Amazon's First Grocery Store Opens Soon

No checkout lines, just artificial intelligence

Amazon's been hinting at entering the physical retail market for quite a while now, discussing plans to open as many as 2,000 stores over the next 10 years. Early next year, the first one, an 1,800-square-foot convenience shop called Amazon Go, will open its doors in Seattle with shelves lined with meal kits, sweets, wraps and other staples. But one major element of a typical supermarket will be missing: checkout lines. Amazon is calling its store's approach "Just Walk Out technology."

Here's how it works: You open the Amazon app on your phone and swipe it at a turnstile on the way in. Using artificial intelligence, the app keeps track of everything you take off the shelf and put in your bag. If you decide you don't want that extra quart of milk and put it back in the refrigerator case, the app will automatically deduct it from your virtual shopping cart.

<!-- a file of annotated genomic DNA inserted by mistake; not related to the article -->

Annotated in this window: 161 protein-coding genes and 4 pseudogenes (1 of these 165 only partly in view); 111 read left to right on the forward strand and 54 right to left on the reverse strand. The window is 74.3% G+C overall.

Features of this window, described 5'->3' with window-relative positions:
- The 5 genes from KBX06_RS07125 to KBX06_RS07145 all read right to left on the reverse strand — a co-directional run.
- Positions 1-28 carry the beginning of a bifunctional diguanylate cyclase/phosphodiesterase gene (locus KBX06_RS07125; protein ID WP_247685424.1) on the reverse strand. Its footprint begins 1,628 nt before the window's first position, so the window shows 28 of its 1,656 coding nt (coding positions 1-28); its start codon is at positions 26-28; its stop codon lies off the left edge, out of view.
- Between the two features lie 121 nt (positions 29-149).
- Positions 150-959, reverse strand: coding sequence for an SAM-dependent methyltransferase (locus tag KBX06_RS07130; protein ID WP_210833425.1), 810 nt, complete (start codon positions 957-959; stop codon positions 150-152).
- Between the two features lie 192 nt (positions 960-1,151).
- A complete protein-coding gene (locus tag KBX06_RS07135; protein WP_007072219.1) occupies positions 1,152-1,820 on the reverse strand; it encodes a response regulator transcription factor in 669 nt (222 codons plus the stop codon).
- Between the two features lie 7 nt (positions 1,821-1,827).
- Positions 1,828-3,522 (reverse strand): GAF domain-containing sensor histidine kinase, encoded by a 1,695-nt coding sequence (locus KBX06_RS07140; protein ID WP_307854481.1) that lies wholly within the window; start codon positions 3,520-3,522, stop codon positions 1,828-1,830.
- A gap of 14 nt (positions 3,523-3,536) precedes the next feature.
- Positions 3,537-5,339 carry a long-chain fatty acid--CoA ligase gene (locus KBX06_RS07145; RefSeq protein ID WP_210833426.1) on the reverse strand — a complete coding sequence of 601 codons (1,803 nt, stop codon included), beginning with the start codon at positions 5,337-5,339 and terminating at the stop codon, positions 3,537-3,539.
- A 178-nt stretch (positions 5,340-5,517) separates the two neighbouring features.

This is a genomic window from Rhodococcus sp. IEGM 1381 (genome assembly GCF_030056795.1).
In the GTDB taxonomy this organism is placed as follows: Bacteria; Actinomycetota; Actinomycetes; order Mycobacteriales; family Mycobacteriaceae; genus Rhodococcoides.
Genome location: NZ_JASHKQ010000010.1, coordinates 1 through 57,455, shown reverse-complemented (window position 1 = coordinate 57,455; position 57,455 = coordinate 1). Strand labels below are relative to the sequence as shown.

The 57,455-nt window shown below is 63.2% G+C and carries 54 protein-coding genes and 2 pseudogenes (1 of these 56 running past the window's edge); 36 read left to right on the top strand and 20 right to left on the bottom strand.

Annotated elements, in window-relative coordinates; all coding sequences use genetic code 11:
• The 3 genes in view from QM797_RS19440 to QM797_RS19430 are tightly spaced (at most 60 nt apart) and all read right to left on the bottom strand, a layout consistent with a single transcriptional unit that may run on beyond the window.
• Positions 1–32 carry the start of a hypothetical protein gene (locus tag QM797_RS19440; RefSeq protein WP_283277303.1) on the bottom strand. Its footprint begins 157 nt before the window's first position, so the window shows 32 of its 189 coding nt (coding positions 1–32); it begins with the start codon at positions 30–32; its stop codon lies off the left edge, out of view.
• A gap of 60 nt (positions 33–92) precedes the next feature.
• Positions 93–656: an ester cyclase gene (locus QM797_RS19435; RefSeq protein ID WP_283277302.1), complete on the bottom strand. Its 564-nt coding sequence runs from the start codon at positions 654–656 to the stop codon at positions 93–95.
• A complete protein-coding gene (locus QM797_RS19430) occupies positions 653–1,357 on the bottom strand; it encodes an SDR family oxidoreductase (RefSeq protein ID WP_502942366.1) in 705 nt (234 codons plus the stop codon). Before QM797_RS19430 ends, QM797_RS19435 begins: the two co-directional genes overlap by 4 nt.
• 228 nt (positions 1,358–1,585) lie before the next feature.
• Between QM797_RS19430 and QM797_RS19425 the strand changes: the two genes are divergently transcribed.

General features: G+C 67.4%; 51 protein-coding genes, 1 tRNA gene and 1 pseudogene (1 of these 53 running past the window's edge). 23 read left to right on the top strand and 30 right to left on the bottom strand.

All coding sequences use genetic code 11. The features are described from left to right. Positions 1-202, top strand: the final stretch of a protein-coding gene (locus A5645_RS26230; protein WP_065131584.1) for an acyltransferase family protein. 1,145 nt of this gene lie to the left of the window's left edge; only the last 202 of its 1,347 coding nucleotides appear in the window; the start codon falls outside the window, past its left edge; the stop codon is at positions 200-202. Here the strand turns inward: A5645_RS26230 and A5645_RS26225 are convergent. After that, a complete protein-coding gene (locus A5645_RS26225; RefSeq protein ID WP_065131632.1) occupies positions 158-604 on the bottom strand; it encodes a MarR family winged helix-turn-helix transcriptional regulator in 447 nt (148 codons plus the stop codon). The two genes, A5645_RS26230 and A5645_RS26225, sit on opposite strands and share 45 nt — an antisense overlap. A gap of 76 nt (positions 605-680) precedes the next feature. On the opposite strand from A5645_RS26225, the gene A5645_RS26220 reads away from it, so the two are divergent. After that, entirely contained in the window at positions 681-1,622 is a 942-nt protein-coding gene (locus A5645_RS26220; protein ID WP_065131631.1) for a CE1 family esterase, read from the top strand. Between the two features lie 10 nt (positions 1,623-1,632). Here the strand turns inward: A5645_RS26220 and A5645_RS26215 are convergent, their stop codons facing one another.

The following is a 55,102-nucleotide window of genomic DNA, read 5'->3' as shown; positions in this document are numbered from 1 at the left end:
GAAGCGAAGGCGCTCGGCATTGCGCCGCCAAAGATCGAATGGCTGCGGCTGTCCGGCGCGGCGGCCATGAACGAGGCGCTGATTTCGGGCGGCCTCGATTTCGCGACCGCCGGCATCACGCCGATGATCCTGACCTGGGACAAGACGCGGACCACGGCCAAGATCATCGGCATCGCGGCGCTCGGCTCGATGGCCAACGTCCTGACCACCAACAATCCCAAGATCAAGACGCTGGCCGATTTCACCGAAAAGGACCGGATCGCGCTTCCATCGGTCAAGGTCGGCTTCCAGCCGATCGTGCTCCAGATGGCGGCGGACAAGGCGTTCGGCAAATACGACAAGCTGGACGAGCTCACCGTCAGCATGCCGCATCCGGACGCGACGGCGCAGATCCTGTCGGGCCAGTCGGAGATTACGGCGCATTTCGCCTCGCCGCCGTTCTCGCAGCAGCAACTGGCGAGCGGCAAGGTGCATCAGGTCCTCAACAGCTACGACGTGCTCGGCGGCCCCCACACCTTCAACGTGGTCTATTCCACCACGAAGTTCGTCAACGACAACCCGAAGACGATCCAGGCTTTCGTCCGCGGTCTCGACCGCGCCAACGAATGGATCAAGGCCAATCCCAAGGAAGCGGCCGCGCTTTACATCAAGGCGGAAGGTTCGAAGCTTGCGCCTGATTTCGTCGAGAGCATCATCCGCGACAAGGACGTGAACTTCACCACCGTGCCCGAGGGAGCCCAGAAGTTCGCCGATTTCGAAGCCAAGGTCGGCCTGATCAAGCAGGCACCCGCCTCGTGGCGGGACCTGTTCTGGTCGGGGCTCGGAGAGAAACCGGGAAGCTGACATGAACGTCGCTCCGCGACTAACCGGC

Amazon is also working on other supermarket models, including one called "click and collect," which allows shoppers to place orders on their phones and drive to a depot to pick up their already-packed groceries. One of these stores could open as soon as the next few weeks, the Wall Street Journal reports. Finally, a concept that allows customers to shop in a 30,000-40,000-square-foot supermarket but also places orders for certain items for delivery later is also in the works.

Without checkout lines, you'll just have to find another time to catch up on celebrity gossip.